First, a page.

Data Storytelling

What is Data Journalism?

Data storytelling or journalism is an increasingly powerful force shaping many areas of our lives. After attending a Data Storytelling workshop put on by the University of Oregon’s Agora Journalism Center, I learned data is everywhere, and if you know how to accurately interpret or understand it, the data big, small, personal or universal can provide impactful answers to important social and environmental events all around us. For the creative advertising industry, using relevant data can give copywriters the tools to uncover hidden trends, patterns and analytics to develop a stronger, more compelling story or campaign.

Data Storytelling; Portland Design Week

The half-day workshop held during Portland’s Design Week, brought together professionals from different disciplines to share how data influences their work. We heard from Pulitzer Prize winning journalists, The New York Times, data companies and development agencies. The overarching theme consisted of the ability to unite data research concepts and link them through journalistic storytelling. Keynote speaker, Knight Chair in Journalism from Arizona State University, Steve Doig, spoke to the evolution and his first break in data journalism. He reflected on his 19-years at the Miami Herald, where his team won the 1993 Pulitzer Prize for Public Service Journalism for their investigation into how building codes and lax zoning and inspection contributed to the significant damage of newer built homes vs. older homes, caused by Hurricane Andrew.

Doig says, “Data journalism is really just another way of gathering information. It’s the equivalent of interviewing sources and looking at documents, except with data journalism you’re interviewing the data to let it tell you its secrets.”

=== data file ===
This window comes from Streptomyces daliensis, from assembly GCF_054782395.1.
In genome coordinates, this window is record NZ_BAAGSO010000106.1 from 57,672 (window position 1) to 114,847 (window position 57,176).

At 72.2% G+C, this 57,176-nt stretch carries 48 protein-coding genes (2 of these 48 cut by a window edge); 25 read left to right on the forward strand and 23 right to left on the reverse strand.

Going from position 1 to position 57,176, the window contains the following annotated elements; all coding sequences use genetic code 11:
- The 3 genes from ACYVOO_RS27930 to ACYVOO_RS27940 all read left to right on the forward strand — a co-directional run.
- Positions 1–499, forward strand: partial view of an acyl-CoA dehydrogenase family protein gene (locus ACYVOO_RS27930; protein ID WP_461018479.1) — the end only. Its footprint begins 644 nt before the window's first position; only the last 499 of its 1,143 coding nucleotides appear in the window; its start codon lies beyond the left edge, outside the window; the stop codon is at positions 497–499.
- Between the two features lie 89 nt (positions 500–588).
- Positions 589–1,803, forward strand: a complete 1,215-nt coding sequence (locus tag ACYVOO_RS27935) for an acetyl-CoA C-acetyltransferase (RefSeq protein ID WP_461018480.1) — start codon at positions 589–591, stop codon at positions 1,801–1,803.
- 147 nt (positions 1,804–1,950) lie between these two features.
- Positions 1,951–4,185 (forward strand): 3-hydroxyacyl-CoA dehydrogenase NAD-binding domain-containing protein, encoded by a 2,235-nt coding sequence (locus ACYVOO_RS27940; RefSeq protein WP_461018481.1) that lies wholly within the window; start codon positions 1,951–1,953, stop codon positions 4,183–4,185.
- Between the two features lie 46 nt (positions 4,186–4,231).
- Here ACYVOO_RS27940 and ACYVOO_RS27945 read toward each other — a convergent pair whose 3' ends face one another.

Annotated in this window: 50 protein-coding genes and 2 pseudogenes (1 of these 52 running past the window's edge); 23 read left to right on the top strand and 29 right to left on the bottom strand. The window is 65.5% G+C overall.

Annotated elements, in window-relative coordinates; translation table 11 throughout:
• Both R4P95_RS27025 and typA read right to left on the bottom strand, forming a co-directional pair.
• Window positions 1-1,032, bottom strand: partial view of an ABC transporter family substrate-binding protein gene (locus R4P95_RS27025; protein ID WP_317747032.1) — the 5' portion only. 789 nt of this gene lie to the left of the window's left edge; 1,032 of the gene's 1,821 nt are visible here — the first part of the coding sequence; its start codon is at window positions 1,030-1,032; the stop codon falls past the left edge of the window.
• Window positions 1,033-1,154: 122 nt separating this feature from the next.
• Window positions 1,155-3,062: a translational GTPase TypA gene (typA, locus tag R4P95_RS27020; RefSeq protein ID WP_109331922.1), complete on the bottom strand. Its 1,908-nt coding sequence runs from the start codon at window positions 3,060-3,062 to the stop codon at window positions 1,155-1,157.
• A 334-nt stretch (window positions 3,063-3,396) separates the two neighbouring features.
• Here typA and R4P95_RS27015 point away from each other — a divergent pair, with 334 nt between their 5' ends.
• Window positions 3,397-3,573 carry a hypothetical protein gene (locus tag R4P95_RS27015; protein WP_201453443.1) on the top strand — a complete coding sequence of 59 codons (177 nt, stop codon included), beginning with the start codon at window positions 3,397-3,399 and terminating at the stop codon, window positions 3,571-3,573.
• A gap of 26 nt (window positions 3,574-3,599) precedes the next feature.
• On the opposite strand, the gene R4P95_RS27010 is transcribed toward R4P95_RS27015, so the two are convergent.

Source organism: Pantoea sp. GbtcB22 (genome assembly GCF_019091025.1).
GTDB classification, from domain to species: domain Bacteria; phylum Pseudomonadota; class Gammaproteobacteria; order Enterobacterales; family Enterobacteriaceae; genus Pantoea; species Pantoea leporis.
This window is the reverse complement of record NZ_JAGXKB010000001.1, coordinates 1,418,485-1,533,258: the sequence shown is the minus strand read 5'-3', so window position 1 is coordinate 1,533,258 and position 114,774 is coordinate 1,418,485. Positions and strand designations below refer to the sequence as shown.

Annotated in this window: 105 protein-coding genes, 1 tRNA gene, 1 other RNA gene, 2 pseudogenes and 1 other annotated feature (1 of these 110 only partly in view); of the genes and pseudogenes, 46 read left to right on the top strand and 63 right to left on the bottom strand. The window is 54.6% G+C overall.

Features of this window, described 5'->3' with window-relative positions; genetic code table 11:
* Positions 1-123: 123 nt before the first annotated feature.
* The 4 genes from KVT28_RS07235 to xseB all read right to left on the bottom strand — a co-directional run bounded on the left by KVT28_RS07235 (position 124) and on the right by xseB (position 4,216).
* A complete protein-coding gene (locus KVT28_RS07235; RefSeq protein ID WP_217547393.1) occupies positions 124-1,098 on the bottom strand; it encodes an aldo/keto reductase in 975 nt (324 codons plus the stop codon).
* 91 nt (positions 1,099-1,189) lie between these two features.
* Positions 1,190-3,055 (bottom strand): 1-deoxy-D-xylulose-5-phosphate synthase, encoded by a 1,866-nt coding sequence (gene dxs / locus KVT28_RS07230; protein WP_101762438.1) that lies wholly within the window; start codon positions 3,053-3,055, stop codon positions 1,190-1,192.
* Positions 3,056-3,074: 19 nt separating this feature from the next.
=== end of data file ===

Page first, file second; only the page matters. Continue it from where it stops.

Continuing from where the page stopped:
Data Journalism Tools

Panelists from The Oregonian, Oregon Public Broadcasting and The Seattle Times also spoke at the workshop, covering the principles of data storytelling and the tools available to create maps, charts and comparisons to visually improve user experience and interaction. Steve Suo from The Oregonian’s Data Hub Team explained linear vs. non-linear and a hybrid of the two data interfaces. If you’ve ever visited, you’ve probably experienced one or all of these interfaces. Depending on the type of story you may come across an info-graphic, a linear data tool that writers use to visually make a point to their readers. Or you might find yourself clicking through a number of data fields before a report or graph is generated, this is a more intuitive and non-linear interactive search tool. Audrey Carlsen from The Seattle Times also recommended for flexible and collaborative website development.

Analyze Your Data

The key message I learned from the workshop is to not shy away from using data that’s easily available to us, even if it requires a little research. Hopefully soon data journalism will be the norm for all copywriters. I believe we can use this knowledge to also create more compelling advertising campaigns. Data can provide insights to our clients’ needs, wants desires and motivations.

Alex Bachmann
Account Manager


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